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Altitude sickness

Readers will be aware that inspectors have come to differing conclusions about whether the effect on the street scene ought to be taken into consideration when dealing with prior approval applications for upward extensions. At risk of irritating those who are already thoroughly sick of the muddle that has been engendered by the unclear wording of the GPDO on such extensions, we thought we should report a recent appeal case (DCS Number 400-034-028) in which the inspector was faced with the question as to whether the historic environment should be taken into account. 

This case concerned an appeal against the refusal of prior approval under Schedule 2, Part 20, Class AA of the GPDO for the construction of two additional storeys on an existing building in the north-east to form four flats. 

The appellant argued that there is no protection extended to the setting of designated heritage assets in paragraph AA.2(1). The inspector considered, however, that she was obliged to have regard to the NPPF in so far as relevant to the subject matter of the prior approval. In the case before her she found that the context of the building clearly derived some of its qualities from the historic environment which included nearby listed buildings. She noted that the appellant questioned the council’s use of the term ‘visual amenity’ in relation to the heritage assets but, regardless of the terminology used, she was satisfied that it was correct to consider the effect on the historic environment, in line with NPPF policies. 

The inspector noted that a number of decisions which had been drawn to her attention took a different approach from her own in terms of the character and appearance of the wider environment. She determined, however, that she was bound to assess the proposal on her own reading of the case and the relevant legislation and policies. She concluded with ‘The fact that others may have taken an alternative approach has not led me to a different conclusion on the appeal before me.’

The permitted development classes are set out at section 4.342 of DCP Online.

On a straightforward reading

Part 20, Class A of the GPDO allows for flat block additions provided that the building was not constructed after 5 March 2018. In deciding an appeal in Reading, however, (DCS Number 400-034-008), an inspector noted that there is no definition within the GPDO of what stage a building needs to be at before it can be considered to be constructed. 

The appeal before the inspector was against the refusal of prior approval for the addition of two storeys to an existing detached block of flats to provide six additional flats. 

The appellant suggested, the inspector recorded, that comparisons could be made with the term ‘substantially completed’ that is used in Section 171B of the Act in the context of planning enforcement. The inspector held, however, that there is a difference between ‘was constructed’ and ‘substantially completed’. He considered that ‘substantially completed’ implies that most of the work has been carried out but construction work is still underway, whereas an ordinary reading of the phrase ‘was constructed’ relates to something that has already taken place.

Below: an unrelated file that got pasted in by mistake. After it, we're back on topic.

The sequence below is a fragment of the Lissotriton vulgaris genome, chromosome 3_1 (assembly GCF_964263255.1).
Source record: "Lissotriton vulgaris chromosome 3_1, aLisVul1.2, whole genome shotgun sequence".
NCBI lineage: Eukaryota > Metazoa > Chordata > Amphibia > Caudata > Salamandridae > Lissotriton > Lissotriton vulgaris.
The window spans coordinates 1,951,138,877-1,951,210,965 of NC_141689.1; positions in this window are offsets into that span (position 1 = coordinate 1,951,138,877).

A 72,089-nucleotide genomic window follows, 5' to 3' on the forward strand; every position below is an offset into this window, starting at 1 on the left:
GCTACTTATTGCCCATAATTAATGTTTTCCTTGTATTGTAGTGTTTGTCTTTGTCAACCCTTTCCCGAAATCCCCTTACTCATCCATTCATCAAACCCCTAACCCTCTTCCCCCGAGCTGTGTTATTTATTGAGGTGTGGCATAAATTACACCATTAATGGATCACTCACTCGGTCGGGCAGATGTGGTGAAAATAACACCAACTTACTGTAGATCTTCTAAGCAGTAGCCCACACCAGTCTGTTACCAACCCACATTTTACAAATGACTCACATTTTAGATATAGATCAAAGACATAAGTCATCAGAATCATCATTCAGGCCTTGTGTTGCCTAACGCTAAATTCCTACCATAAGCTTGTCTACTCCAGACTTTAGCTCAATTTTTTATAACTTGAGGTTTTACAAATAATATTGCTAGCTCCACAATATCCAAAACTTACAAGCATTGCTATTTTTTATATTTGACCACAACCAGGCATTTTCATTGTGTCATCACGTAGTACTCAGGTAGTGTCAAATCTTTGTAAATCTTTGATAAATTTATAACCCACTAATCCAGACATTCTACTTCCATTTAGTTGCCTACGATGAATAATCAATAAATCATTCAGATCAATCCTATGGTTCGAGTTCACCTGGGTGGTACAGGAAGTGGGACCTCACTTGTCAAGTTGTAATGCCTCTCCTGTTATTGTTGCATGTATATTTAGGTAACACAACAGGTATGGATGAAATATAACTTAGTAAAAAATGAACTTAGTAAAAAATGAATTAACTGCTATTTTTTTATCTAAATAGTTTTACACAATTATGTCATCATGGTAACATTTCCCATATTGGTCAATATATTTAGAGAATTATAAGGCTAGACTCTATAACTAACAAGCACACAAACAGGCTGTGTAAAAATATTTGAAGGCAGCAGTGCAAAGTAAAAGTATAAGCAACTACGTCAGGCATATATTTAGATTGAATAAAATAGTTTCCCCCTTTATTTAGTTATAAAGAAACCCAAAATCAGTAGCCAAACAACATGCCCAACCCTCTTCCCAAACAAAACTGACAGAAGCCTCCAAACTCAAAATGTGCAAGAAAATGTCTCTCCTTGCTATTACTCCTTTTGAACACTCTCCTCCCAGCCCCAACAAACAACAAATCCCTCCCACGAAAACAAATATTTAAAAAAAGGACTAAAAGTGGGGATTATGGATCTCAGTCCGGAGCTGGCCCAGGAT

After considering the evidence and in light of a straightforward reading of the phrase ‘was constructed’, the inspector determined that the building was still under construction after 5 March 2018. He therefore concluded that the proposal would not be permitted development. 

The permitted development classes are set out at section 4.342 of DCP Online.

Great minds think alike about caravans

Last October we reported an appeal case in Norfolk in which the inspector found that touring caravans could be differentiated from static caravans in planning terms, notwithstanding that they fall within the same legal definition (The same but different). This differentiation has now been endorsed in the High Court, as related by an inspector charged with determining a similar appeal in Dorset (DCS Number 200-010-581).

In St Anne’s Court Dorset Ltd v SSHCLG & Dorset Council [2021], the second inspector recorded, it was held that, where a planning permission had been issued for the use of a site for touring caravans, the question of whether use for the stationing of caravans for the purposes of human habitation would constitute a material change of use from the permitted use was a matter of fact and degree. The judge clearly stated, he noted, that “touring caravans” is a functional limitation. 

In considering the appeal before him, against the refusal of a certificate of lawfulness for use as a site for seven static caravans for occupation for holiday accommodation on land authorised for the stationing of five touring caravans, the inspector reasoned that the term “touring” must relate to more than just a caravan’s physical construction. He considered that the way in which touring caravans generally function on site is different from static units. In his experience, the activity around touring caravans was likely to be ephemeral, with awnings and other paraphernalia temporarily used when people are occupying them whilst on holiday. Static units, he said, can lead to more domestic settings. Significantly, though, he pointed out that touring units are generally towed away when the holidaymakers go home whereas static units and any peripheral impacts are more permanent. The inspector also found the size and appearance of the basic types of caravans relevant to consider. He noted that there is a variety to the size of touring caravans and they also come in a variety of specifications, enabling comfortable living conditions including, potentially, use outside of the traditional holiday seasons. However, generally speaking, he said, as well as being transitory, they tend to be smaller than static units, reflecting the need to tow them. Static units, on the other hand, need to be brought onto site by large vehicles and their lack of mobility and semi-permanent connection to services means that they are simply less easy to move around.

Applying these principles to the appeal before him, the inspector judged that the positioning of seven static caravans on site rather than the five touring caravans was a change in the way that the site would function and how it would appear, even if the static units were occupied on the same holiday basis.